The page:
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Jayson Williams

Jayson Williams is a retired professional basketball player who played for the Chicago Bulls. Born on September 10, 1981, he grew up in New Jersey where he attended St. Joseph High School. He was a good sportsman at high school and played basketball and soccer. He also excelled at chess, and was nicknamed “Jay Dubbs”. He graduated from high school in 1999, and then enrolled at college. He played junior varsity soccer in his freshman year, along with varsity volleyball and basketball. In basketball, he was selected to the First Team All-State and was named the New Jersey Player of the Year, Parade All American and USA Today first team All American. He also participated in the McDonald’s Slam Dunk Contest, in which he scored 20 points. Williams received the 1999 Morgan Wootten Award for his achievements in basketball as well as maintaining a 3.6 Grade Point Average.

Williams attended Duke University, where he continued to play basketball for the Duke University Blue Devils. He was an immediate success at college, and was one of the few freshmen to who averaged double figures. He was named the ACC Rookie of the Year as well as the National Freshman of the Year by The Sporting News. His average was 14.5 points, 6.5 assists and 4.2 rebounds per game. He was also named a First Team All American by the Basketball Times. In his second year at Duke, he started for the Blue Devils in all 39 games and helped his team to win the NCAA National Championship. He won the NABC Player of the Year Award. He broke a 49 year old record for scoring the most points in a season, which was previously held by Dick Groat. He had the highest tournament average, and also held a number of other records such as the record for three pointers attempted and for scoring at least 600 points in a season.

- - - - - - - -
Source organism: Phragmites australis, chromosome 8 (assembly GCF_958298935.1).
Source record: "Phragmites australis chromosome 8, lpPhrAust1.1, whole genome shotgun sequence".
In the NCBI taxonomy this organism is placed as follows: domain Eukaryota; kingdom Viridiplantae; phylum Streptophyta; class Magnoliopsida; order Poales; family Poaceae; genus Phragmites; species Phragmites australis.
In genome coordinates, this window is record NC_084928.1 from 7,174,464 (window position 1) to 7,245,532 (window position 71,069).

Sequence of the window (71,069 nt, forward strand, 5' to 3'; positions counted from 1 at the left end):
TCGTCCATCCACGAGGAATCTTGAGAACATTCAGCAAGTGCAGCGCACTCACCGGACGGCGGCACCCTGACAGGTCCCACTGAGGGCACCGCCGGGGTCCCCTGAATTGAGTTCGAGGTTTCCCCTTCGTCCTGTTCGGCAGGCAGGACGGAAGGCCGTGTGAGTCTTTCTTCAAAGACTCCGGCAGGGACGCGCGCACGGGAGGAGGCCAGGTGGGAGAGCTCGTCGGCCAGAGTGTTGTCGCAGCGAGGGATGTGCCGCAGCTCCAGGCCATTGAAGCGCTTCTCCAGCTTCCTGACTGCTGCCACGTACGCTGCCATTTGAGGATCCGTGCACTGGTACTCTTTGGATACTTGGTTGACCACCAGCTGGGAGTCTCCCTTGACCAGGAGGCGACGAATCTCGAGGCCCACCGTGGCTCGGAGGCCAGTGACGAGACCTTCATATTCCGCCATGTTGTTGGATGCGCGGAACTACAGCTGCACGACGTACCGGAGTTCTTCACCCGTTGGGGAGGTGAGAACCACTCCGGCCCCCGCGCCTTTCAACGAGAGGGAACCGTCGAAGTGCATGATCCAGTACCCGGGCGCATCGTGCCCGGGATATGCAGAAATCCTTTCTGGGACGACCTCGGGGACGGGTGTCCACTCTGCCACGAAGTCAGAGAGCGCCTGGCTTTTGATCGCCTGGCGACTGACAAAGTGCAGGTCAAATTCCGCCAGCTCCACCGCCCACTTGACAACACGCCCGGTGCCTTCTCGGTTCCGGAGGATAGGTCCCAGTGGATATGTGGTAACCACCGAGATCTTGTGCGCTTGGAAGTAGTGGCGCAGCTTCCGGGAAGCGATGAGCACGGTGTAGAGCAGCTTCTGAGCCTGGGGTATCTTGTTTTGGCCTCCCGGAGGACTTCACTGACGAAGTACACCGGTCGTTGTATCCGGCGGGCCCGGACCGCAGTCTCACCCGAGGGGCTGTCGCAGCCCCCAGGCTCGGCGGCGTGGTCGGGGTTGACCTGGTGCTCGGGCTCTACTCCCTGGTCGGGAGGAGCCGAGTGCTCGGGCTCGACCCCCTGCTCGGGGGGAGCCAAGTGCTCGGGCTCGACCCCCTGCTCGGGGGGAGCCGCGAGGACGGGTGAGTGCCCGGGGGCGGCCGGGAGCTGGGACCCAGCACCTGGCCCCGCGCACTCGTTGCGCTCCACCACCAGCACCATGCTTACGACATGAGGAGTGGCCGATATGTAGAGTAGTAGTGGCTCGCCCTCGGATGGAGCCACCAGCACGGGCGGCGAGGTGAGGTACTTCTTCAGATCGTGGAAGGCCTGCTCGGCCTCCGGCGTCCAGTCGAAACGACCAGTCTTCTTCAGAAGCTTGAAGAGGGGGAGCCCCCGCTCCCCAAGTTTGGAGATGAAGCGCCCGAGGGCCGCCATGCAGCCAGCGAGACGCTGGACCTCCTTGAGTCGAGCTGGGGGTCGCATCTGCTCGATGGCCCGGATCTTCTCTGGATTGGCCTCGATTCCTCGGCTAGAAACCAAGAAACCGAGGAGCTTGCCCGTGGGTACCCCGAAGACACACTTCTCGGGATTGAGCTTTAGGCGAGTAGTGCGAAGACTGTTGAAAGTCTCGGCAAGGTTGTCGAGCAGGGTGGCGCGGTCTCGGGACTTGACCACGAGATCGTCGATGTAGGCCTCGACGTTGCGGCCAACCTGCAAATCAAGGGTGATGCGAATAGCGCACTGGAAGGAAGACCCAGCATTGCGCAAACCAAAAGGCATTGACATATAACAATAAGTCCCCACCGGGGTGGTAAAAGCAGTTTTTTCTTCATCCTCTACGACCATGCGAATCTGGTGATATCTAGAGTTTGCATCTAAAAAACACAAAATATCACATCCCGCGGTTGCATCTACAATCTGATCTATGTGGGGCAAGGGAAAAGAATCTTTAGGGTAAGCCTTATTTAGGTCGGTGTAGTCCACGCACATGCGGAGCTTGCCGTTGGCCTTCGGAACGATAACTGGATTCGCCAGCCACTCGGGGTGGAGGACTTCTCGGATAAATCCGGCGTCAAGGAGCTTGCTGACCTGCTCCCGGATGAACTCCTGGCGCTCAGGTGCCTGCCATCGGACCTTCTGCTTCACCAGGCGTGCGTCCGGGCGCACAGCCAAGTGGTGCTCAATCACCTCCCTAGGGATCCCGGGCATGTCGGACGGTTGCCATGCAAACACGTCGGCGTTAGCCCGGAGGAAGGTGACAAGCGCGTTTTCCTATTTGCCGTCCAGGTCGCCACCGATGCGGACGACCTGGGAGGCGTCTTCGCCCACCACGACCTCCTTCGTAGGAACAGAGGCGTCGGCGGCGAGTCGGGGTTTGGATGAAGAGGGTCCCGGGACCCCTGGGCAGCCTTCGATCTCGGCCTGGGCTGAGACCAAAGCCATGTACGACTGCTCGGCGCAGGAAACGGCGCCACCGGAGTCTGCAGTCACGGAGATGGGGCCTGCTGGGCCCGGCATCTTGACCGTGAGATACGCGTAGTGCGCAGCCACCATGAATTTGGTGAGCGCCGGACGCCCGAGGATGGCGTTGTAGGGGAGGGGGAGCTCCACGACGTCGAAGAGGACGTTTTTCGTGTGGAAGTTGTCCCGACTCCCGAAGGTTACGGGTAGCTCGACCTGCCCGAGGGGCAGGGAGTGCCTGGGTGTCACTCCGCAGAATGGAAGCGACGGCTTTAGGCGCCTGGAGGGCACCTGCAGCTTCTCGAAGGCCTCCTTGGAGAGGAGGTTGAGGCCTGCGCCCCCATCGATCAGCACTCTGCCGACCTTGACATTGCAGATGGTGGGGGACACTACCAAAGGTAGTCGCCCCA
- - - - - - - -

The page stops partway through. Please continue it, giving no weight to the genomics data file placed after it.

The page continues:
By now, Jayson Williams had come to be known as the best college basketball player at the time. He was awarded the Naismith Award and Wooden Award as the Player of the Year in 2002. He graduated from college in 2002, with a degree in Sociology. He

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National Trust for Historic Preservation